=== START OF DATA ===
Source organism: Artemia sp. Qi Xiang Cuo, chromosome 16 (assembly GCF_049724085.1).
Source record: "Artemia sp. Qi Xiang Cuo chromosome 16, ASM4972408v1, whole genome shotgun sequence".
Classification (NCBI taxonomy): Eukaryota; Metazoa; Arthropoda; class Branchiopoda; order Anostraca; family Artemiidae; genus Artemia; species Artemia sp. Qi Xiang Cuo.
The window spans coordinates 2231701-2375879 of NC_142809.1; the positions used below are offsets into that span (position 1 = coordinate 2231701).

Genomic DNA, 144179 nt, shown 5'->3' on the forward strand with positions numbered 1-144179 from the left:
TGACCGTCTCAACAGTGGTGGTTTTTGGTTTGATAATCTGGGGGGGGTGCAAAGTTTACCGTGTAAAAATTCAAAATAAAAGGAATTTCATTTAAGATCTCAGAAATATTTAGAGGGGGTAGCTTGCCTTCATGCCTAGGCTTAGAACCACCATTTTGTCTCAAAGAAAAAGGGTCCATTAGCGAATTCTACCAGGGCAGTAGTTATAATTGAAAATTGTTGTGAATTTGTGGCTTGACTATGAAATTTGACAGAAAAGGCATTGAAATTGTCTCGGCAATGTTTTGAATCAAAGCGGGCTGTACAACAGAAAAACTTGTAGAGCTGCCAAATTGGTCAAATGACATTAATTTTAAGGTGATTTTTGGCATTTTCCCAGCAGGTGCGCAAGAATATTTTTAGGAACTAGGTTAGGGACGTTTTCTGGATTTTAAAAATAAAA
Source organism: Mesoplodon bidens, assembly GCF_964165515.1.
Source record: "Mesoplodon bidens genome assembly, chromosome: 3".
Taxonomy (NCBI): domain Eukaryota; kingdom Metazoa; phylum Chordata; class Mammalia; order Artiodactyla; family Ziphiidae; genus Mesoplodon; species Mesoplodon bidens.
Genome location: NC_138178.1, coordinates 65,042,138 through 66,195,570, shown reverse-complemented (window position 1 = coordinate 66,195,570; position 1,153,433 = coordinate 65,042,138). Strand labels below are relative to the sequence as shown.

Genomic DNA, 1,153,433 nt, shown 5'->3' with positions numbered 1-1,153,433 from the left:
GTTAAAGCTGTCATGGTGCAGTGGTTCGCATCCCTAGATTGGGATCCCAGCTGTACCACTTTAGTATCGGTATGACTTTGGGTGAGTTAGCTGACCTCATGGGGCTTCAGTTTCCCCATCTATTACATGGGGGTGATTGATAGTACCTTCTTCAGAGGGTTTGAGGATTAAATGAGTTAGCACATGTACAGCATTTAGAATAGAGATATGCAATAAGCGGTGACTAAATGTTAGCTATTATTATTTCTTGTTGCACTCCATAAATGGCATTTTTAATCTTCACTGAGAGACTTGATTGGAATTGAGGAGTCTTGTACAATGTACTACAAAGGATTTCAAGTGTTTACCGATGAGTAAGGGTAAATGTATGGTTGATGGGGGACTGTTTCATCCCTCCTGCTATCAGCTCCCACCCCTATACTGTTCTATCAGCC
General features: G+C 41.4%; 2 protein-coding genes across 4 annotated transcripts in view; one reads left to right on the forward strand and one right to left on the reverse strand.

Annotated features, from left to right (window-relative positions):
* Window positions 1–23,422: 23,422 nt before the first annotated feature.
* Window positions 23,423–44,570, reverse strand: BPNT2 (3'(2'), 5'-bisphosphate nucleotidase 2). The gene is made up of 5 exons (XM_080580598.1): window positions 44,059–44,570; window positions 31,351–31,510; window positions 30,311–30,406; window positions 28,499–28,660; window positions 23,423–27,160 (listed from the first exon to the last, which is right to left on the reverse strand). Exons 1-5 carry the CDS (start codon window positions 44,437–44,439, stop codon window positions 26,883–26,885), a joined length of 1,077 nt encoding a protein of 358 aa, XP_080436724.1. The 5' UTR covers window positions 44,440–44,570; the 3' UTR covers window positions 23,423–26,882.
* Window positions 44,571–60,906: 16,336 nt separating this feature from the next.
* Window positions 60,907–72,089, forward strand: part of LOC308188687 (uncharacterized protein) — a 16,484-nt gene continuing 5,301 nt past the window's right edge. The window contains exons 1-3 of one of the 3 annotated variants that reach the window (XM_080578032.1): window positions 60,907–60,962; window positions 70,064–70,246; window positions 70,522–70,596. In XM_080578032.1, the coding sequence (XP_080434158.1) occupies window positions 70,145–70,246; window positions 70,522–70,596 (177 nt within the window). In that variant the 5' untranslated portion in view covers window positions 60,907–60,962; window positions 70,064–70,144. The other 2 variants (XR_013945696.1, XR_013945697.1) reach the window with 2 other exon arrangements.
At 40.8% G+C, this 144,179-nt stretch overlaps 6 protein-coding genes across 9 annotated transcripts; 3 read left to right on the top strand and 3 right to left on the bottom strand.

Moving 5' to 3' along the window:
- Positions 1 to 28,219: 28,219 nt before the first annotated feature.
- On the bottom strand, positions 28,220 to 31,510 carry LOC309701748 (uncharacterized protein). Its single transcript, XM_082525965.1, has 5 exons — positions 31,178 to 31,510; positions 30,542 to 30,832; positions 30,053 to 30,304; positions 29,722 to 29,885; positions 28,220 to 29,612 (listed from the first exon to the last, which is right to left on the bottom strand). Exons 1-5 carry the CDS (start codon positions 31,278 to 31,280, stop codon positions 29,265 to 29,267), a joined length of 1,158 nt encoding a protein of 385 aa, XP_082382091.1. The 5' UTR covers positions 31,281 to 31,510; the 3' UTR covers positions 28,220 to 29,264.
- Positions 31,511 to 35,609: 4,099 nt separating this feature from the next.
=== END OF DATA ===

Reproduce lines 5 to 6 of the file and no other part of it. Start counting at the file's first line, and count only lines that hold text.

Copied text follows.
Genomic DNA, 144179 nt, shown 5'->3' on the forward strand with positions numbered 1-144179 from the left:
TGACCGTCTCAACAGTGGTGGTTTTTGGTTTGATAATCTGGGGGGGGTGCAAAGTTTACCGTGTAAAAATTCAAAATAAAAGGAATTTCATTTAAGATCTCAGAAATATTTAGAGGGGGTAGCTTGCCTTCATGCCTAGGCTTAGAACCACCATTTTGTCTCAAAGAAAAAGGGTCCATTAGCGAATTCTACCAGGGCAGTAGTTATAATTGAAAATTGTTGTGAATTTGTGGCTTGACTATGAAATTTGACAGAAAAGGCATTGAAATTGTCTCGGCAATGTTTTGAATCAAAGCGGGCTGTACAACAGAAAAACTTGTAGAGCTGCCAAATTGGTCAAATGACATTAATTTTAAGGTGATTTTTGGCATTTTCCCAGCAGGTGCGCAAGAATATTTTTAGGAACTAGGTTAGGGACGTTTTCTGGATTTTAAAAATAAAA